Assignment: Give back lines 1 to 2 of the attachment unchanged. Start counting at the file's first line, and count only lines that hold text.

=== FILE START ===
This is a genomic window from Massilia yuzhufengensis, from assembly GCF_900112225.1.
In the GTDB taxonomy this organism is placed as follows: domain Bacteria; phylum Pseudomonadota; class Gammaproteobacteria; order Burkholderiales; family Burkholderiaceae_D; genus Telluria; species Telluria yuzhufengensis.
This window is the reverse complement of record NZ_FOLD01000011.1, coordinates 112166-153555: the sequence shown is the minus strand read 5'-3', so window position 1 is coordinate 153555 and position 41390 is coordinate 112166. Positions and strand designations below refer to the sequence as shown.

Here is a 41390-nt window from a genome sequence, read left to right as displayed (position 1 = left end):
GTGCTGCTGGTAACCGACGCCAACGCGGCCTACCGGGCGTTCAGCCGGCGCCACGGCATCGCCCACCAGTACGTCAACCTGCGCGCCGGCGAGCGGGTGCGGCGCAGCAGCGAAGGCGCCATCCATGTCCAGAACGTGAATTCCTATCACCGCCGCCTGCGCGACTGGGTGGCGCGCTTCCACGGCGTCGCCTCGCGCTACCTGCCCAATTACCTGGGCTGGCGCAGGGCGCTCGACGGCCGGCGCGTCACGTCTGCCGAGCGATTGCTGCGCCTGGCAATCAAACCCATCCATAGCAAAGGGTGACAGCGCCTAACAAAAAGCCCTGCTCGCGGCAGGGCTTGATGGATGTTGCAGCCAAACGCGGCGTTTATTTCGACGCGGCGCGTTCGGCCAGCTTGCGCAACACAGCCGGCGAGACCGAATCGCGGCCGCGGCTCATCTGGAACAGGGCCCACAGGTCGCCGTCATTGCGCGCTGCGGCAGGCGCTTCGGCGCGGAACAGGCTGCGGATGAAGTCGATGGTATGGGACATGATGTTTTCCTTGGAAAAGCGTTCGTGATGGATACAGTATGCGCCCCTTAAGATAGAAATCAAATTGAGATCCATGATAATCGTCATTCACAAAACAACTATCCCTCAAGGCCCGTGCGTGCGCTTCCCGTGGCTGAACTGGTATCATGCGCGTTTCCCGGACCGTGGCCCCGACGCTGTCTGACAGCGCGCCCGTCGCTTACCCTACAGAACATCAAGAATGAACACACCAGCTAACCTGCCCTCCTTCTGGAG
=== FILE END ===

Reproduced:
This is a genomic window from Massilia yuzhufengensis, from assembly GCF_900112225.1.
In the GTDB taxonomy this organism is placed as follows: domain Bacteria; phylum Pseudomonadota; class Gammaproteobacteria; order Burkholderiales; family Burkholderiaceae_D; genus Telluria; species Telluria yuzhufengensis.